This condition is commonly associated with extra weight gain, acne and abnormal hair growth. Generally, the diagnosis depends on the finding of multiple small cysts in the ovary as well as abnormal hormone levels.
Any pelvic infection can affect the pelvis leading to damaged or blocked tubes. Sometimes this will not be associated with any symptoms or very vague symptoms.
Infection can occur following intercourse, from previous surgery or from complications of surgery leading to adhesions and damage.
Occasionally the tubes will be blocked and full of fluid. This is called a hydrosalpinx and is easily seen on an ultrasound examination. Specific testing with dye can be done to check if the tubes are open.
Endometriosis is a common condition affecting women in their reproductive years and still menstruating. It is a very common condition affecting between 10-15% of women. The symptoms can be quite vague and the average time to diagnosis can be prolonged at six or seven years.
Endometriosis may run in families and therefore will be sometimes diagnosed in young women in their teenage years who present with increasing period pain or pain with intercourse. Overall the incidence of endometriosis appears to be increasing as more patients delay having their pregnancies.
Therefore, young women under the age of 40 who present with difficulty falling pregnant, or problems with their periods such as pain or heaviness as well as pain with intercourse need investigation to exclude endometriosis. Symptoms can often be confused with those of irritable bowel syndrome.
The diagnosis of endometriosis is generally made by firstly obtaining a clear history from the patient. A pelvic examination by a gynaecologist and an ultrasound examination may be helpful. However, the best way to diagnose endometriosis is by laparoscopy. This is a day surgical procedure where the patient is asleep for 20 to 30 minutes. A telescope is inserted into the abdomen to look at the uterus, tubes and ovaries. The procedure can be used to diagnose the condition but also treatment can be undertaken at the same time.
Generally treatment will revolve around the use of hormones or surgery to remove the endometriosis. Hormonal treatment can be very effective for relief of pain, but surgery is generally better for treatment for fertility.
This is one of the main areas of surgery undertaken by Dr Raymond. Most of the treatment can be undertaken by laparoscopic or keyhole surgery with radical excision of all the areas of endometriosis. This has been shown to be the most effective way to relieve pain, but also to assist in achieving a pregnancy.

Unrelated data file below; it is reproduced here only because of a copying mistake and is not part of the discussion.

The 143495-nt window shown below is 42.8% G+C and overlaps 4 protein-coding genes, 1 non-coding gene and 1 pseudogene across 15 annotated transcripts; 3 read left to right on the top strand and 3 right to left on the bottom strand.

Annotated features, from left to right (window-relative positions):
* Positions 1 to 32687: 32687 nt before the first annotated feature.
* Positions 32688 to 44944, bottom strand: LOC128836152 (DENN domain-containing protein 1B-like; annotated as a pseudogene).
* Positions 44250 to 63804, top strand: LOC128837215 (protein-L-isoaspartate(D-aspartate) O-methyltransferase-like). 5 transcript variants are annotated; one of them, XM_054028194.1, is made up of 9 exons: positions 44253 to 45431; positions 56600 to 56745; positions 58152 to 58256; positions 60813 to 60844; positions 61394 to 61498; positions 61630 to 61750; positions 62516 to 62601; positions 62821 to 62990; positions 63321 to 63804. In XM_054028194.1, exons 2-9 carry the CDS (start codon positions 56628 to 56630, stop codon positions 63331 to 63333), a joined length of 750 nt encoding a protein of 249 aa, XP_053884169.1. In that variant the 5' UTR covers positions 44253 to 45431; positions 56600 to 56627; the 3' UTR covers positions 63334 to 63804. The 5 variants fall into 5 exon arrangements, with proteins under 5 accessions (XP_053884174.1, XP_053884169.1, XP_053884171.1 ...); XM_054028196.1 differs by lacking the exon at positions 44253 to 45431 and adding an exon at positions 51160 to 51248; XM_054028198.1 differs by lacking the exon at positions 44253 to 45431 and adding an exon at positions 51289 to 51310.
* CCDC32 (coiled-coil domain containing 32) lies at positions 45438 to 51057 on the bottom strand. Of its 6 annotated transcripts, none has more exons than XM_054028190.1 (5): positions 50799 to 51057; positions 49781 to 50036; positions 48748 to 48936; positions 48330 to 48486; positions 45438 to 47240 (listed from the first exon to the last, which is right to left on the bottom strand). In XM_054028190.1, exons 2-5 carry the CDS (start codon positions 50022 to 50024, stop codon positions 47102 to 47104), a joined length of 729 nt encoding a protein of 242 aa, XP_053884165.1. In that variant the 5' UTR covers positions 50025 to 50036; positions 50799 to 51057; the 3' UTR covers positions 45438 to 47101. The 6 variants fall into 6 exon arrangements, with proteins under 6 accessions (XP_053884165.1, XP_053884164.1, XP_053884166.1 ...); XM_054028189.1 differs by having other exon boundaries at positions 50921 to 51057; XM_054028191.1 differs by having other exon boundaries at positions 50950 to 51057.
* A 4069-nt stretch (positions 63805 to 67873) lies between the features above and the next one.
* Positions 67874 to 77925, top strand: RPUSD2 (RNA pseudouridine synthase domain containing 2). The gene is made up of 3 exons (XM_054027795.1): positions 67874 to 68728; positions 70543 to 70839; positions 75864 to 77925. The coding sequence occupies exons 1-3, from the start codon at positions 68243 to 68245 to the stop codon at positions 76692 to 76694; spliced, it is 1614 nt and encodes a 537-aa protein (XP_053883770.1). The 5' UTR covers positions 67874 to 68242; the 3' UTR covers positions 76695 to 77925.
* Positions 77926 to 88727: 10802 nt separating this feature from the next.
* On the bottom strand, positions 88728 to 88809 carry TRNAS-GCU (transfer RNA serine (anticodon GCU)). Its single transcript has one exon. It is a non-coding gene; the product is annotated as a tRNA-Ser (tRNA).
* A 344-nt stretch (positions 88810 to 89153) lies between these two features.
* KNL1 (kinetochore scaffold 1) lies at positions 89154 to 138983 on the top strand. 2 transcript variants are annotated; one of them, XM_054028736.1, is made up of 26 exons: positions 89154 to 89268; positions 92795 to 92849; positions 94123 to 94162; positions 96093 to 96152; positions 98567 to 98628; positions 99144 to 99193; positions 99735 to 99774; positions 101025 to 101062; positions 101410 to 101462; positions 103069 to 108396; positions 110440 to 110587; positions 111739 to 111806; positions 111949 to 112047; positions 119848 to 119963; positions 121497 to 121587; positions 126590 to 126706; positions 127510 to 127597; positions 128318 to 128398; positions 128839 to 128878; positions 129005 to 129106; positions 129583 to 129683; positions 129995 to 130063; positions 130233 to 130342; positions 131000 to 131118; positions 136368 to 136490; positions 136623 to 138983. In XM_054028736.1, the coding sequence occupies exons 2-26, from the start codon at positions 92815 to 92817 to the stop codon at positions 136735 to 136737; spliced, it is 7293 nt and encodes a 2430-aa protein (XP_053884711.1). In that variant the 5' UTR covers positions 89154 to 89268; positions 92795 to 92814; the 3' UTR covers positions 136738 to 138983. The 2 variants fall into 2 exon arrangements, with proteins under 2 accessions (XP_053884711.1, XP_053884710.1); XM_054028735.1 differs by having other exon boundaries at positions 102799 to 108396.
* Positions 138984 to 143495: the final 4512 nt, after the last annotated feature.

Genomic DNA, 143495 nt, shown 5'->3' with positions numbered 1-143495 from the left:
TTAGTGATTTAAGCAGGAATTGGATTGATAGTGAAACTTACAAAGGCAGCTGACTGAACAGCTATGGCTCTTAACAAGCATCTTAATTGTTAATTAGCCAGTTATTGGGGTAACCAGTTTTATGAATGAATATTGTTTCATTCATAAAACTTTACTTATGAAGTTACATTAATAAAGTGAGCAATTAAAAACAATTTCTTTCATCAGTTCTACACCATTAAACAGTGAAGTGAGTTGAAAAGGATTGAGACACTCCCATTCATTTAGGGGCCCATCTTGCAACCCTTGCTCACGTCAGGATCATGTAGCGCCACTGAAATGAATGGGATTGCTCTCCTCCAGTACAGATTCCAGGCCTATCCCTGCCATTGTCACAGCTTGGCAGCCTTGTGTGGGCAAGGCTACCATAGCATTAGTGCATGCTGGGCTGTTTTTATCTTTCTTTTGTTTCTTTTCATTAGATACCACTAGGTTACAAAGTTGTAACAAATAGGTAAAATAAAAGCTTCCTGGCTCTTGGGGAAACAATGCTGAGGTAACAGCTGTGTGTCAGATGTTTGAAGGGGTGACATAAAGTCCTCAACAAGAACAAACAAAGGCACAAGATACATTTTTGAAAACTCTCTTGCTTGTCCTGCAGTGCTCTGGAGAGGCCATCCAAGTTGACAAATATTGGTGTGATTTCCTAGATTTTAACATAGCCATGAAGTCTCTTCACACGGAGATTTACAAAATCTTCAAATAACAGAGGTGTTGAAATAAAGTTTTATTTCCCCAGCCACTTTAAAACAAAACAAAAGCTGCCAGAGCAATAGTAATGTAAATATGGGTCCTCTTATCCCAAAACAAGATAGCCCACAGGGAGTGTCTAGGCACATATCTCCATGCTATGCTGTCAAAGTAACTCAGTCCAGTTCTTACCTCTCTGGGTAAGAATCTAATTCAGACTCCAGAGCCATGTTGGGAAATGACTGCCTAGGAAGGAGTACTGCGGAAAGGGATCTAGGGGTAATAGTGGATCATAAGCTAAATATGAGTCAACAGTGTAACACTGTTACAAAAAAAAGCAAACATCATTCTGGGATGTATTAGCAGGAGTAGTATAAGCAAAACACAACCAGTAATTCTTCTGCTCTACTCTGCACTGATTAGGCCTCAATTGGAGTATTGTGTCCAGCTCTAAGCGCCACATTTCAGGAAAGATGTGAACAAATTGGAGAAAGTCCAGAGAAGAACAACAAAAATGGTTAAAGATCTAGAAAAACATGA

In a recent study, undertaken by Dr Raymond, of patients treated for infertility within the last three years, almost 80% were able to achieve a pregnancy within a year of treatment by surgery alone or with a combination of surgery and Clomiphene or IVF.
A special test called sonohysterography can be helpful if an abnormality of the lining of the uterus is suspected.
Fluid is introduced into the cavity of the uterus and this gives a much better picture of the lining. Women can sometimes be born with an abnormal shape uterus such as bicornuate uterus or a uterus with a septum. This can interfere with the implantation of embryos and lead to miscarriages or infertility.
This type of test is best done by a gynaecologist who specialises in the treatment of infertility and can advise about the best type of treatment required. This would usually undertaken as a keyhole or laparoscopic procedure.
A special investigation – HyCoSy – meaning hysterosalpingo-contrast-sonography can be undertaken to assess whether the tubes are blocked.
This means the introduction of a special type of fluid into the uterine cavity which is then observed with colour Doppler ultrasound to assess the fallopian tubes. Colour doppler Ultrasound can check if the fluid passes through the tubes.
Ultrasound plays a very important part in the management of patients undergoing infertility treatment.
These examinations are used to measure the number and size of follicles produced by the ovaries when hormones are used to induce ovulation. Serial measurements are used to monitor the growth of the follicles to allow the timing of intercourse or insemination of sperm.
Ultrasound also plays a very important part in IVF treatment where it is necessary to monitor the growth of the ovarian follicles and of the lining of the uterus.